Medal of Honor Gold and Silver Coins
The United States Mint will begin sales of the 2011 Medal of Honor Commemorative Coins tomorrow February 25, 2011 at 12:00 Noon ET. The $5 gold coins and silver dollars will be offered individually, in proof and uncirculated versions.
The program was authorized under Public Law 111-91 in order to recognize and celebrate the establishment of the Medal of Honor, America's highest award for valor in action against an enemy force which can be bestowed to an individual serving in the U.S. Armed Forces. It also intended to honor the recipients of the Medal of Honor and promote awareness of what the Medal represents. The coins are issued on the 150th anniversary of the establishment of the award.
The 2011 Medal of Honor $5 Gold Coin depicts the original Medal of Honor authorized by Congress in 1861 as the Navy's highest personal decoration. Inscriptions include "Liberty", "In God We Trust", "Medal of Honor", and the dates "1861" and "2011".
The reverse features an image of the full figure of Minerva, holding a shield in her right hand and Union flag in her left. A field artillery cannon and wheel of the Civil War era appear behind her. The figure of Minerva is based on the central image of the original Army and Navy Medals of Honor. The inscriptions include "United States of America", "E Pluribus Unum", and "$5". The mint mark "P" appears on the uncirculated version, while "W" appears on the proof coin.
The 2011 Medal of Honor Silver Dollar includes the modern Army, Navy, and Air Force Medals of Honor. The ribbons are included to reflect the fact that the Medals are worn around the neck. Inscriptions include "In God We Trust", "Liberty", "Medal of Honor" and "1861-2011".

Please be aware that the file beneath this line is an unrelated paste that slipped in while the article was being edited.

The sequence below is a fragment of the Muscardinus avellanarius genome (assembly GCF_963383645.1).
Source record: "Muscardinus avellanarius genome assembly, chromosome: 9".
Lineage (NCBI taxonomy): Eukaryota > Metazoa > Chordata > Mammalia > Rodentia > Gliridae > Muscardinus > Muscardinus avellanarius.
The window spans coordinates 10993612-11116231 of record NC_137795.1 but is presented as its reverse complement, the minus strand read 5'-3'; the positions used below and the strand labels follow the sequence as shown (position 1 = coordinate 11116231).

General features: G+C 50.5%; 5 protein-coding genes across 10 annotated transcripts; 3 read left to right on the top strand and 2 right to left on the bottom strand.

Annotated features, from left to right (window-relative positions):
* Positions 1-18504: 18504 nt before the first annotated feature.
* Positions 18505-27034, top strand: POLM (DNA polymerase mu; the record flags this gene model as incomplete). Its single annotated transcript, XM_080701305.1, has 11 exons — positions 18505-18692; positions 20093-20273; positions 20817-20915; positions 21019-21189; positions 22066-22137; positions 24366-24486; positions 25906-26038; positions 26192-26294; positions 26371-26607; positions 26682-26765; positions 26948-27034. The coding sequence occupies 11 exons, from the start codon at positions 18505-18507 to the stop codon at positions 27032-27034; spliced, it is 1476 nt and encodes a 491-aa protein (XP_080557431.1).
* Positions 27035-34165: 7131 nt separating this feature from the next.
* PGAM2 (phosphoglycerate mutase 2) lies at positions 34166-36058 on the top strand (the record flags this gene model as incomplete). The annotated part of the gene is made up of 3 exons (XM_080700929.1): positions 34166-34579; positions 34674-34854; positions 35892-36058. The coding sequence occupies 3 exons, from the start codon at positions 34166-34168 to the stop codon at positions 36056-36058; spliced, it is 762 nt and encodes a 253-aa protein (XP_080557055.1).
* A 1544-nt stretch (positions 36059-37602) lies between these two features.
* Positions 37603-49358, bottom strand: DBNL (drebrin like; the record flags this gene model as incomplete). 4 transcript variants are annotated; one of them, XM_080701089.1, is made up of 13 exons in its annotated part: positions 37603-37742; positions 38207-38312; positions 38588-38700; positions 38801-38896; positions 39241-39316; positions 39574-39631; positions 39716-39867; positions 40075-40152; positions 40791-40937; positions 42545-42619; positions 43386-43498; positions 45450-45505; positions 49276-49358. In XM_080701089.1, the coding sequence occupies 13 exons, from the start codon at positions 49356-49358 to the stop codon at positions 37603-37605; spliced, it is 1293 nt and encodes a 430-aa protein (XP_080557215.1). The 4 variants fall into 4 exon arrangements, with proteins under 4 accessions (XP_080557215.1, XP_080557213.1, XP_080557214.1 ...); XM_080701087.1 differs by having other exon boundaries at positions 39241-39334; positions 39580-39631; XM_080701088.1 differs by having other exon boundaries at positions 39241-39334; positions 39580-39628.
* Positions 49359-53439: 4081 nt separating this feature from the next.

On the reverse is a scene of an infantry solider carrying a wounded solider to safety under enemy fire. The image is intended to convey the courage, selfless sacrifice and patriotism of Medal of Honor recipients. The inscriptions include "United States of America", "E Pluribus Unum", and "One Dollar". The uncirculated version carries the "S" mint mark, and the proof version carries the "P" mint mark.
The US Mint has not imposed household ordering limits on any of the coins. Maximum mintages of 100,000 gold coins and 500,000 silver dollars are established by the authorizing legislation. Although orders will be accepted starting tomorrow, shipping is not expected to begin until April 25, 2011.
Introductory pricing will be applicable from the start of sales until March 28, 2011 at 5:00 PM ET, after which point regular pricing will go into effect. Pricing for each option is shown below.
|$5 Gold Proof||$ 449.95||$ 454.95|
|$5 Gold Unc||$ 439.95||$ 444.95|
|Silver Dollar Proof||$ 54.95||$ 59.95|
|Silver Dollar Unc||$ 49.95||$ 54.95|
There seems to be a greater level of anticipation for the Medal of Honor Commemorative coins, as compared to the Army Commemorative Coins, which were released last month. Several readers have indicated their preference for the upcoming coins based on their designs, particularly the reverse of the $5 gold coin.
As explored previously, the Army commemorative coin sales are progressing somewhat slowly. After the typical rush of opening orders, weekly sales have ratcheted down quickly. It will be interesting to see how the Medal of Honor coins perform by comparison.
Numismatic America the Beautiful 5 oz. Silver Coins
Even though the collector versions of the America the Beautiful 5 oz. Silver Coins are supposed to be released in the first quarter, i.e. within one month and four days, the US Mint has still not provided details on pricing and the exact release date.
On Coin Update News, I have summarized the known information about the offering, including the authorization, mintages, special finish, and packaging. Hopefully, there will be some additional information soon, for now you can check out the article: America the Beautiful 5 Ounce Silver Uncirculated Coins.
Labels: Commemorative Coins